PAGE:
“On occasions, they may change the packaging and price to make it look like a different product, despite it being nearly identical.
“If you were looking for some cosmetic cotton buds in the beauty aisle – you could pay nearly double the price of a pack of 200 baby cotton buds. When in fact they are the same item with different packaging,” Jordon said.
5) Avoid eye contact
The most expensive items are always at eye level, explains Jordon, “so gaze up and down a shelf for a bargain”.
Supermarkets want your eyes to naturally gravitate towards the items where they’ll make the most money.
“Quite often you’ll find the best deals tucked away either down low, up high or the corners of aisles – as these aren’t places shoppers tend to look the most,” he said.
6) The 100 grams test
Savvy mum gets £630 supermarket shop for just £3 with extreme couponing
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“Just because a pack of something says ‘value pack’ or ‘50% extra’, doesn’t make it the cheapest,” Jordon explains.
“It’s not unusual that buying two smaller packs is cheaper and more cost effective than buying the larger ‘value packs’.
“Something you should always do is check the price per 100ml/g when you buy anything. It’ll tell you which one works out cheapest gram for gram – so you can get a measure for how good of a deal things actually are.”
7) Are minis worth your money?
‘Thins’ and ‘mini’ packs have become a craze lately – but are you actually getting value for money?
They may be great for variety, but they’re often not great if you’re looking for value.
These ‘offers’ can be found mostly on biscuits and crackers, and it can cost you twice as much to have the thinner variety.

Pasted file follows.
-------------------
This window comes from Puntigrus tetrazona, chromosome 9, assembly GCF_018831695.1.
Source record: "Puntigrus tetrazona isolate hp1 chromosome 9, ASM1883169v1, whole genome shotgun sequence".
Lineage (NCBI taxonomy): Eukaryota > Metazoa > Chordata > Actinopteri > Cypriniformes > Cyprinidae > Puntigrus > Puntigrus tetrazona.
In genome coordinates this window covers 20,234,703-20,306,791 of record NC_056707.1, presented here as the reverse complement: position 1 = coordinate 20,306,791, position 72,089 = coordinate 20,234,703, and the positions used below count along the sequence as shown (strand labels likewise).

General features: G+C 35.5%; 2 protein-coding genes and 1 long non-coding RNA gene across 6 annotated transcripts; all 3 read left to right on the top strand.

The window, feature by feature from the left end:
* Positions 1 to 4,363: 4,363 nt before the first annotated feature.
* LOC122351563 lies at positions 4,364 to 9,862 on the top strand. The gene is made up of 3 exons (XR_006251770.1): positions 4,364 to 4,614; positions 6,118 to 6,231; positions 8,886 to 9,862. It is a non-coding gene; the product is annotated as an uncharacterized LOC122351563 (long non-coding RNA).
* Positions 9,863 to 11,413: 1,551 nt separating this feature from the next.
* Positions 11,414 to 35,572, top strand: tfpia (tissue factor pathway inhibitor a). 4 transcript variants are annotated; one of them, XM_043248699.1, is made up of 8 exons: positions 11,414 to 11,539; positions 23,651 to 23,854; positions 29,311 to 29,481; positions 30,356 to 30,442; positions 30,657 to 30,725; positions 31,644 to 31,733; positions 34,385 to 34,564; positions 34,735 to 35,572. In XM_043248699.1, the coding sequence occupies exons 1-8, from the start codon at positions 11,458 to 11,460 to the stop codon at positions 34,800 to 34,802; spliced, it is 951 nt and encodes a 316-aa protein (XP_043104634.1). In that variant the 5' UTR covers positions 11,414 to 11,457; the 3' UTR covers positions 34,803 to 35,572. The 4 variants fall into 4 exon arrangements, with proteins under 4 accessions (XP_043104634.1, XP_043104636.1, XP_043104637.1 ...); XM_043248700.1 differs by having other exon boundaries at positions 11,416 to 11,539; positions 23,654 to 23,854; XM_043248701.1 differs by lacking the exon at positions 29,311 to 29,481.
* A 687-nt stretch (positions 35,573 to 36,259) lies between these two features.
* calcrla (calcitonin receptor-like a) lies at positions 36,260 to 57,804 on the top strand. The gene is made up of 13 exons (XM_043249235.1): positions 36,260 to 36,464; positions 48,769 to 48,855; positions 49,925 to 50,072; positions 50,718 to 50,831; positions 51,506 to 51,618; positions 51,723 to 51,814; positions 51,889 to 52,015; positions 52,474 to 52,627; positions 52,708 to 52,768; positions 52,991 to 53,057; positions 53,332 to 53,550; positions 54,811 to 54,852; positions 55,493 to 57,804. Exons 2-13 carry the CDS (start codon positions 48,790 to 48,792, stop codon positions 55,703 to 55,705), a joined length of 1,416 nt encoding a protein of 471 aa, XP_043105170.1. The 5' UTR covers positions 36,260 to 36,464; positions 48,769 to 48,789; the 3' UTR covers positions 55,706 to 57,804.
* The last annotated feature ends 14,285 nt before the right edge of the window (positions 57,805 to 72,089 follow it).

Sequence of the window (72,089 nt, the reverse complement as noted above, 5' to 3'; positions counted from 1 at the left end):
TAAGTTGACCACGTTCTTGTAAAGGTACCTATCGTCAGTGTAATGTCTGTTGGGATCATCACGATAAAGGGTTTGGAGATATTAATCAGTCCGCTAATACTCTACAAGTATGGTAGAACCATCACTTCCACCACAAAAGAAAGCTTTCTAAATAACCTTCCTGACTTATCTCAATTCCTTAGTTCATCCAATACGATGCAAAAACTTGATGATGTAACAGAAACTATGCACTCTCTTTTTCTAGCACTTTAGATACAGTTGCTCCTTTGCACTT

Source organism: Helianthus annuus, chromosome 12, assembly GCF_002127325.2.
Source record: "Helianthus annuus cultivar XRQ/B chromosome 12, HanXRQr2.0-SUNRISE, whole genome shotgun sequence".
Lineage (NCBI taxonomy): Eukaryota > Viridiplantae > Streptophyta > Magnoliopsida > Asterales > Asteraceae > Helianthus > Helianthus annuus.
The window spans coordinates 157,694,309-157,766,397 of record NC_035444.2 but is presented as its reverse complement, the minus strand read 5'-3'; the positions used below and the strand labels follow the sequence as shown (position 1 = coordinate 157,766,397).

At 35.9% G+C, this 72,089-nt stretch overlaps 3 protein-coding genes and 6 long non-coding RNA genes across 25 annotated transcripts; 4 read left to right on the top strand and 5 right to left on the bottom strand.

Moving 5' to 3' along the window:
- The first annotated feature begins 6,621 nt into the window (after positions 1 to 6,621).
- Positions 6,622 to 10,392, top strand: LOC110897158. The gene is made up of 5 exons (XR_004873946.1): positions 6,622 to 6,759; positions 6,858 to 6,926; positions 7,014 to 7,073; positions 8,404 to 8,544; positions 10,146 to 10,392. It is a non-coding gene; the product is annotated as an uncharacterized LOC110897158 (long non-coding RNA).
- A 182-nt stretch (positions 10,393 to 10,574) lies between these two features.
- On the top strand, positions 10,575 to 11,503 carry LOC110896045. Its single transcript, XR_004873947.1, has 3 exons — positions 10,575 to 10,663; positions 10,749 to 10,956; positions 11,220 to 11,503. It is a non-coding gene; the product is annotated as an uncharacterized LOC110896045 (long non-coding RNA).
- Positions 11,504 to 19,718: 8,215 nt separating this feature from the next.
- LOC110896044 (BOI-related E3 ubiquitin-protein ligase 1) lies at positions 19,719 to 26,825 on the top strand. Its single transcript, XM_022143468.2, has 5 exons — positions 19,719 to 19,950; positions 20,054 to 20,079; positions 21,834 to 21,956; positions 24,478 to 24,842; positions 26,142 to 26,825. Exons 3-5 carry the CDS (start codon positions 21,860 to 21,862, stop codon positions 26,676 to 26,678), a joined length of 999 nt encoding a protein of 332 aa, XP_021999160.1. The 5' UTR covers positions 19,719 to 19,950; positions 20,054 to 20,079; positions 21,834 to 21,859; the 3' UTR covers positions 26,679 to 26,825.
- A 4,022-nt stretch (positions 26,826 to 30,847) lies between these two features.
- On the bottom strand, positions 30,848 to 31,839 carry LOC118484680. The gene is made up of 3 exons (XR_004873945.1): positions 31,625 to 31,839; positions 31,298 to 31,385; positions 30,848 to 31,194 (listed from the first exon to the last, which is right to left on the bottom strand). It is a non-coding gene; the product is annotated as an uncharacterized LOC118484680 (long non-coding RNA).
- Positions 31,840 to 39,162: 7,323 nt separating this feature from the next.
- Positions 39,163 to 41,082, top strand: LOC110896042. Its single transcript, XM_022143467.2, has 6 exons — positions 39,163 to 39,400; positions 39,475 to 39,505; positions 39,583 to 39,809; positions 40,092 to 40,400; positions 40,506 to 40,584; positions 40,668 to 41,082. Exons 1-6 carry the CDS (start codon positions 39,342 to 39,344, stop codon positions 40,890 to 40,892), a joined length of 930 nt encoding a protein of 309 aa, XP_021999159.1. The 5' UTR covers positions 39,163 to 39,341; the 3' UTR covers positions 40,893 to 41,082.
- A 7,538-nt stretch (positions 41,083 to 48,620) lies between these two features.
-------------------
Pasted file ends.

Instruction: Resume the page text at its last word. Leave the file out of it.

8) Bargain hour
Yellow stickers have become the guilty pleasure of food shopping – and, if you time it right, the savings can be substantial.
Each supermarket starts reducing products at different times, but on the whole, discounts start from 12pm, with the largest discounts (up to 90% off) at around an hour before closing time, according to Jordon’s findings.
“You can usually find yellow sticker discounts in the chilled aisles and the bakery sections – but keep an eye out wherever you walk for the yellow glint.”
9) Overbuying isn’t a bad thing
Supermarket offers can be a great deal from time to time – and if you see one, there’s nothing to stop you buying more than one.
“This is especially true for non-perishables like toothpaste, toilet paper and shampoo. If you have room for them,” Jordon explains.
“It makes sense that if you see a price on something that is low (and you’re likely to buy again in the coming weeks), then grab a few.
“The last thing you want to do is buy something at full price (if you can help it), so the more you can buy at the cheapest price – the better.”
10) Man flu? Go cheaper
Branded or unbranded, medicines tend to share the same active ingredient – with branded cold, flu and hayfever tablets some of the biggest money spinners.
“You can check the ingredients on each pack, and as long as the active ingredient is the same – it’s totally fine to buy the cheaper one.
“The difference can be huge too. Buying the standard Ibuprofen instead of Nurofen can save you £1.50 per box – and both contain 200mg of ibuprofen with extra ingredients for the coating.
“A few different medicines also share the same ‘PL number’, which is given to a certain drug made by a certain company. Don’t be surprised if your Gaviscon shares the same PL number as a cheaper brand – and that’ll mean it’s the same medicine instead with ingredients exactly the same,” he concludes.